Accumulation of neural activity in the posterior insula encodes the passage of time

Department of Psychiatry, University of California San Diego, 8939 Villa La Jolla Dr, Suite 200, La Jolla, CA 92037-0985, USA.
Neuropsychologia (Impact Factor: 3.3). 08/2010; 48(10):3110-20. DOI: 10.1016/j.neuropsychologia.2010.06.023
Source: PubMed


A number of studies have examined the perception of time with durations ranging from milliseconds to a few seconds, however the neural basis of these processes are still poorly understood and the neural substrates underlying the perception of multiple-second intervals are unknown. Here we present evidence of neural systems activity in circumscribed areas of the human brain involved in the encoding of intervals with durations of 9 and 18s in a temporal reproduction task using event-related functional magnetic resonance imaging (fMRI). During the encoding there was greater activation in more posterior parts of the medial frontal and insular cortex whereas the reproduction phase involved more anterior parts of these brain structures. Intriguingly, activation curves over time show an accumulating pattern of neural activity, which peaks at the end of the interval within bilateral posterior insula and superior temporal cortex when individuals are presented with 9- and 18-s tone intervals. This is consistent with an accumulator-type activity, which encodes duration in the multiple seconds range. Given the close connection between the dorsal posterior insula and ascending internal body signals, we suggest that the accumulation of physiological changes in body states constitutes our experience of time. This is the first time that an accumulation function in the posterior insula is detected that might be correlated with the encoding of time intervals.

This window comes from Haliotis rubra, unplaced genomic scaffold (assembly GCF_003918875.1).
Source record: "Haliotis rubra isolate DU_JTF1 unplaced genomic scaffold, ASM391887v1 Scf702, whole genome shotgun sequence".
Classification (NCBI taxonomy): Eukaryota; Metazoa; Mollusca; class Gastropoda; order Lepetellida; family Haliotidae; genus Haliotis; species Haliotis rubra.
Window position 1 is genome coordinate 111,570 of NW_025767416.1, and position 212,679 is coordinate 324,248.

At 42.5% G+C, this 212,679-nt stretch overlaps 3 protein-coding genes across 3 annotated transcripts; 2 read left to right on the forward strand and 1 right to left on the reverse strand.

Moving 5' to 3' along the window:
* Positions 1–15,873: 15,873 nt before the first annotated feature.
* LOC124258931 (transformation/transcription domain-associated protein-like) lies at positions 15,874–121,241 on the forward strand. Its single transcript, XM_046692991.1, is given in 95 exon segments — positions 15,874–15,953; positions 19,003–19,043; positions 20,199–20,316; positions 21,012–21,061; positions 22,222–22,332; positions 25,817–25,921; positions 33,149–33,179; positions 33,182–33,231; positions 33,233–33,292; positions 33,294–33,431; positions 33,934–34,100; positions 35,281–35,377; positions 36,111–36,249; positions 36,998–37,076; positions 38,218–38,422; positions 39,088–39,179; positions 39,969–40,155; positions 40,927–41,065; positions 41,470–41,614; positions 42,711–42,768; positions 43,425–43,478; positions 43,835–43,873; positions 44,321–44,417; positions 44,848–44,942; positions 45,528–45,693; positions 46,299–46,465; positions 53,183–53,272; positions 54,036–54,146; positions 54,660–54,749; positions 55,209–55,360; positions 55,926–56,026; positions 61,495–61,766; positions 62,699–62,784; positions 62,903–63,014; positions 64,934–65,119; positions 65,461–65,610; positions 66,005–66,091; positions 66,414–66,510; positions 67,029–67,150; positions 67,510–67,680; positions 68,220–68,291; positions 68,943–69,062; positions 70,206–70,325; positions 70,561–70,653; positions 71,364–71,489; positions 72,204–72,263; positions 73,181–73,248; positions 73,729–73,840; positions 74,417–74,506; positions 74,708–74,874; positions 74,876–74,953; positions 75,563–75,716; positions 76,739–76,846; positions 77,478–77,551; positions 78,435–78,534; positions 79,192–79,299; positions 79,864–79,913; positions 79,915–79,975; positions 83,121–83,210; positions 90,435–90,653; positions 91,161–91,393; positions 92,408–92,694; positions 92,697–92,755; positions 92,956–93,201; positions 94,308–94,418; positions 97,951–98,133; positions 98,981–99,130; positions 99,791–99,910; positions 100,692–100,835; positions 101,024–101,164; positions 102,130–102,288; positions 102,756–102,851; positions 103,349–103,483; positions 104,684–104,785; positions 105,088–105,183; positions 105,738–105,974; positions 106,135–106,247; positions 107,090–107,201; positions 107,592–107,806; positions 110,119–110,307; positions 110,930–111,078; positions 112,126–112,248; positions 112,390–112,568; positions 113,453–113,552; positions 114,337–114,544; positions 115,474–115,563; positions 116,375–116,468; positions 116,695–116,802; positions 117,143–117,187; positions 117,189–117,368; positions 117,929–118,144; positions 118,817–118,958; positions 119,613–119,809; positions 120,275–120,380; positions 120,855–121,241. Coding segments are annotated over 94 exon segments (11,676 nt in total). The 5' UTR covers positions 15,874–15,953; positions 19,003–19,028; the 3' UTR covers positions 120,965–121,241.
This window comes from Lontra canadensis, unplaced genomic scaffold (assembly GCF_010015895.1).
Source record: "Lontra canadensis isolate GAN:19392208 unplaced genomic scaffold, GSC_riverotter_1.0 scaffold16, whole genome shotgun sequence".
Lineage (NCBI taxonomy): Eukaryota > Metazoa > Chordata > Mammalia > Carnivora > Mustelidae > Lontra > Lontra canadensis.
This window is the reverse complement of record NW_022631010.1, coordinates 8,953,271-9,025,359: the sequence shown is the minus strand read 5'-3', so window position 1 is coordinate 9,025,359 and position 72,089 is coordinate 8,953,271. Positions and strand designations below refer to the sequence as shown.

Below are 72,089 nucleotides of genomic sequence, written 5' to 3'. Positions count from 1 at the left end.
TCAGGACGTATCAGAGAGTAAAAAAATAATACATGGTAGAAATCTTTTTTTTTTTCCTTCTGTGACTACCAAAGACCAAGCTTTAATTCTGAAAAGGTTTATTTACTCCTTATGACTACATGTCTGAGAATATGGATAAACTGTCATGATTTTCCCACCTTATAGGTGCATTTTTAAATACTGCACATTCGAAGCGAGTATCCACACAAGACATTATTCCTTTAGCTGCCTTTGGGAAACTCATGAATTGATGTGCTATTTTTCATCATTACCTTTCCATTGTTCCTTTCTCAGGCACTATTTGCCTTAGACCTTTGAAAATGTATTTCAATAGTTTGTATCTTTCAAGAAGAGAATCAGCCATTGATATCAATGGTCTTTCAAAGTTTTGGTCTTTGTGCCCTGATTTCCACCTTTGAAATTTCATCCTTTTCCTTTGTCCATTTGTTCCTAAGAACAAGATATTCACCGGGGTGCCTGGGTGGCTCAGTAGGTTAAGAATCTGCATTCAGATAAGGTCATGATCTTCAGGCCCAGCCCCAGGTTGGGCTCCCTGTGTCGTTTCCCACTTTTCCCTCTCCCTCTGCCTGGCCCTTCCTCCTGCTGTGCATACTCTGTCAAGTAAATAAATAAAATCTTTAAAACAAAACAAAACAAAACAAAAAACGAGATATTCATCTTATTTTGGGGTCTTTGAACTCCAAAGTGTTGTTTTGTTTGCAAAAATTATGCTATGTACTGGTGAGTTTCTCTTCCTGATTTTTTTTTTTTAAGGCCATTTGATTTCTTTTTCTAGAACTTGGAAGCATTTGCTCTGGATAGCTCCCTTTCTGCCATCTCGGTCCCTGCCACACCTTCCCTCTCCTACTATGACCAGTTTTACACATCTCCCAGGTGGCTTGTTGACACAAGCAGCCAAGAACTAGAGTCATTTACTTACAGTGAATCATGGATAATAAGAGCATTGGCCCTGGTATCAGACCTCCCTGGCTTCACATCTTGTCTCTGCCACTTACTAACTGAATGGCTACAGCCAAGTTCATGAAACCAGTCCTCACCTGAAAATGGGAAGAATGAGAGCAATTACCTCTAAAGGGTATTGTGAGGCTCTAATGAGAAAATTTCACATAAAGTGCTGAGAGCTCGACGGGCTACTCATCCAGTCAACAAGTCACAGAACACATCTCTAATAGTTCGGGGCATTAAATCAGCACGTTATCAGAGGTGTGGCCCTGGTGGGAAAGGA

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    • "Recordings in functional magnetic resonance imaging (fMRI) indicated that activity within the insular cortex increased continuously during the perception of duration (Wittmann et al., 2010, 2011). Moreover, the experience of temporal delay between external acoustic stimulation and the heart beat is related to anterior insula activation (Critchley et al., 2004). "
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    • "Here, we show a correlation between activation responses in the anterior insula and RT during the TOP task (Fig. 5). This finding is also consistent with the accumulation function of the anterior insula, which postulates that our sense of time reflects the accumulation of physiological changes in body states (Wittmann et al. 2010; Bueti and Macaluso 2011). The anterior insula is also involved in TD learning (Sutton and Barto 1981; Sutton 1988) during Pavlovian conditioning. "
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